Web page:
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Mystics players look for improved WNBA travel, calling current plan 'trash'

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Mystics players look for improved WNBA travel, calling current plan 'trash'

Picture LeBron James or Steph Curry boarding a plane and squeezing their legs into a coach seat the day before a road game. 

It doesn’t happen.

But for the Washington Mystics and WNBA players, it’s part of their weekly routine.

“It’s trash,” Mystics point guard Natasha Cloud said.

Earlier this week, Indiana Fever forward Natalie Achonwa documented the team’s travel woes in a Twitter thread. It took her team 24 hours to get home.

“Where do you see that in the NBA?” Cloud said. “I know they play a lot of games, but we’re doing the same thing in a short amount of time in three and a half, four months. So it would make the biggest difference for us.”

The travel inconveniences happen all too often.

Forward Tianna Hawkins said before the third game of the season against the Connecticut Sun, both the teams' original and back-up planes to New York had technical problems, and they were delayed four to five hours.

The same thing happened last season. The Mystics needed a redeye flight from Las Vegas to Seattle, but the first trip was delayed, so the team missed its connecting flight and ended up stuck in Chicago. 

“It’s hectic,” Hawkins said. “We go to the airport like ‘alright, I hope we don’t get a delay today.’ But we know that something’s gonna happen.”

Players said their travel experiences in college were better than they are in the WNBA. Now, road games present an unexpected hurdle for the professionals who want to play the highest level of their sport.

“It’s sad because I feel like the college days are better,” guard Shey Peddy said. “We had private planes. I don’t remember our flights being canceled at all. So it kinda feels like a step back when it should be a step forward.”

Cloud said there’s no reason the WNBA shouldn’t be chartering. Her alma mater, St. Joseph’s (PA) – “a mid-major with not a lot of money” could afford to charter.

But those private jets? They’re considered an unfair competitive advantage, according to the current collective bargaining agreement.

“It’s an unfair advantage for [Mystics forward] Elena Delle Donne, who’s 6-foot-5, to have to sit in economy in the middle seat of an aisle and then go perform,” Cloud said. “You expect us to perform, we expect to be able to have our bodies healthy and not lock up on planes.”

Because commercial travel is undependable, Mystics players have abundant advice for rookies on travel days: wear compression leggings, bring a gallon of water, keep electronics charged, pack a book and stock up on snacks and sandwiches – because “airport food is expensive, everybody knows that,” as Peddy puts it.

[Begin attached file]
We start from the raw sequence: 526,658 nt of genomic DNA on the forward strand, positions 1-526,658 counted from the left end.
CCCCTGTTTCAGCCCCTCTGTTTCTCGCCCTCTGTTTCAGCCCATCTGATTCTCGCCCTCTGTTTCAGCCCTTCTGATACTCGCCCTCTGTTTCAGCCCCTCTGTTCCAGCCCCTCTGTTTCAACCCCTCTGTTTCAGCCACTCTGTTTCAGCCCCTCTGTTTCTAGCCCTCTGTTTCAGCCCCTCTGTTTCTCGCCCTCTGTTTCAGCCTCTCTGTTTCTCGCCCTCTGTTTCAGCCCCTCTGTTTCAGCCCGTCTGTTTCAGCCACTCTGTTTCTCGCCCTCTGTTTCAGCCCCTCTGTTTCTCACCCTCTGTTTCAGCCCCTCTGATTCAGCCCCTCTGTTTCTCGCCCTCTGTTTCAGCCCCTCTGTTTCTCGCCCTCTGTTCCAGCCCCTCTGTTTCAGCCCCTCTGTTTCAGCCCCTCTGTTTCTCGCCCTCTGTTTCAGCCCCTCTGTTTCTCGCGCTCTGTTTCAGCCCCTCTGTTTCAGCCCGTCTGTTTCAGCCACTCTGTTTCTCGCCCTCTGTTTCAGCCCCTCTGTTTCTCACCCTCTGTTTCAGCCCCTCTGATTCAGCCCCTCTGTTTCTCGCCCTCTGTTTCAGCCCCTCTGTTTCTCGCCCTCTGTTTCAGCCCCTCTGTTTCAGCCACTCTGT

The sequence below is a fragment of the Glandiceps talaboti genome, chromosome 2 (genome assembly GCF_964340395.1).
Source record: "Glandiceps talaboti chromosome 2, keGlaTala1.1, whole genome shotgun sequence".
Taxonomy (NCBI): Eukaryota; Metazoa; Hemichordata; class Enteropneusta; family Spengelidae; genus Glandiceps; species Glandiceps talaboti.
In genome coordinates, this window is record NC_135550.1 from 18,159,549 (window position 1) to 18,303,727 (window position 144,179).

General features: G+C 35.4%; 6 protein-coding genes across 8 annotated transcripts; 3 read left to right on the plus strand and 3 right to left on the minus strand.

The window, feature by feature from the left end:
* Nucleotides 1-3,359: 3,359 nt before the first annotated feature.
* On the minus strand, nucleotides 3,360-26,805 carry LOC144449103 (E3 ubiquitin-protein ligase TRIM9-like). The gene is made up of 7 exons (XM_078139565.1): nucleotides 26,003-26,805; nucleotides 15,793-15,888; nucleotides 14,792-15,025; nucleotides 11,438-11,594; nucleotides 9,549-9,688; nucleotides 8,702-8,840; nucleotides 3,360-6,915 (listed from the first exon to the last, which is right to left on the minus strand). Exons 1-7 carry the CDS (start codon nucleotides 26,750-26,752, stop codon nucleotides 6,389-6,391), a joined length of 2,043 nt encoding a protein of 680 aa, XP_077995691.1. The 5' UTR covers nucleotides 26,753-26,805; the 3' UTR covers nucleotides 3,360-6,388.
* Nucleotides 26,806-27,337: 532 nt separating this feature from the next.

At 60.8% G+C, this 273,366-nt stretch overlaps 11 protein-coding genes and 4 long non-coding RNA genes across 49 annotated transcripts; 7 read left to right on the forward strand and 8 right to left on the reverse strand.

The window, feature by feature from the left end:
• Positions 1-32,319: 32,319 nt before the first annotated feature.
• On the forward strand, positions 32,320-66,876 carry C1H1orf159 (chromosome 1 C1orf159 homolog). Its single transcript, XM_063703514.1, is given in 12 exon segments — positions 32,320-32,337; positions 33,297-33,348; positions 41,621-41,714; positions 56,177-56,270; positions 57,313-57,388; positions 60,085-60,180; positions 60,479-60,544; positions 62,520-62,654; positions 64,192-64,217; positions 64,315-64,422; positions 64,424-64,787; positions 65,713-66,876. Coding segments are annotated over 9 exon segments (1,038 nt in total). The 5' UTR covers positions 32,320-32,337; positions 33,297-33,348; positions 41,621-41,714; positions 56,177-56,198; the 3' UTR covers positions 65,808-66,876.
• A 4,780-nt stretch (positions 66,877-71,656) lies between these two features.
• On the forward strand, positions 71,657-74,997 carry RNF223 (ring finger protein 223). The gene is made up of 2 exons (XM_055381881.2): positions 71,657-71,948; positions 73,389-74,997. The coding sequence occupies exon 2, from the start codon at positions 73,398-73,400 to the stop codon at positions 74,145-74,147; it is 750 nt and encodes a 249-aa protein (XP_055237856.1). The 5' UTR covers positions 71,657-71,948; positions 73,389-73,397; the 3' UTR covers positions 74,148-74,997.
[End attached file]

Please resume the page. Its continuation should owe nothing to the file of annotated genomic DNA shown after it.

Cloud advises sneaking into a more spacious exit row.

But, changes could be on the way. The Women’s National Basketball Players Association will opt out of the current CBA after the 2019 season. The players hope to receive higher salaries and more accommodating travel schedules.

“I think we deserve it,” Peddy said. “I think if some of the [NBA] G-league players have [private jets], we should have that. Hopefully that’s a priority.”

Guard Kristi Toliver, playing in her 10th season, isn’t as optimistic.

“It is what it is, but it’s not changing soon,” Toliver said. “I would prefer to get paid more money than worry about travel.”

But still, when the schedule gets tough, she tells herself to keep her head up.

“Think gratitude. You get to play the game that you love.”

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Wizards vs. Nets: time, TV channel, live stream, how to watch

Wizards vs. Nets: time, TV channel, live stream, how to watch

The Wizards enter Wednesday's matchup with the Nets having lost three straight games since the All-Star break, but not all losses are created equal.

First, they fell at home to the struggling Cavaliers, followed by a road loss to the also-struggling Bulls. Then, they took the Bucks, the best team in basketball, to overtime in a thrilling 137-134 loss Monday night.

The real story, though, is the recent play of Bradley Beal. The Wizards' star has scored at least 25 points in 15 straight games, the second-longest streak in team history. 

More importantly, he dropped 53 and 55 points in back-to-back nights Sunday and Monday. He's the first NBA player to reach 50 points in back-to-back losses in more than 50 years, and he has the most combined points in back-to-back games in franchise history.

The biggest question Wednesday night will be what he has in store for a follow up. Here is everything you need to know.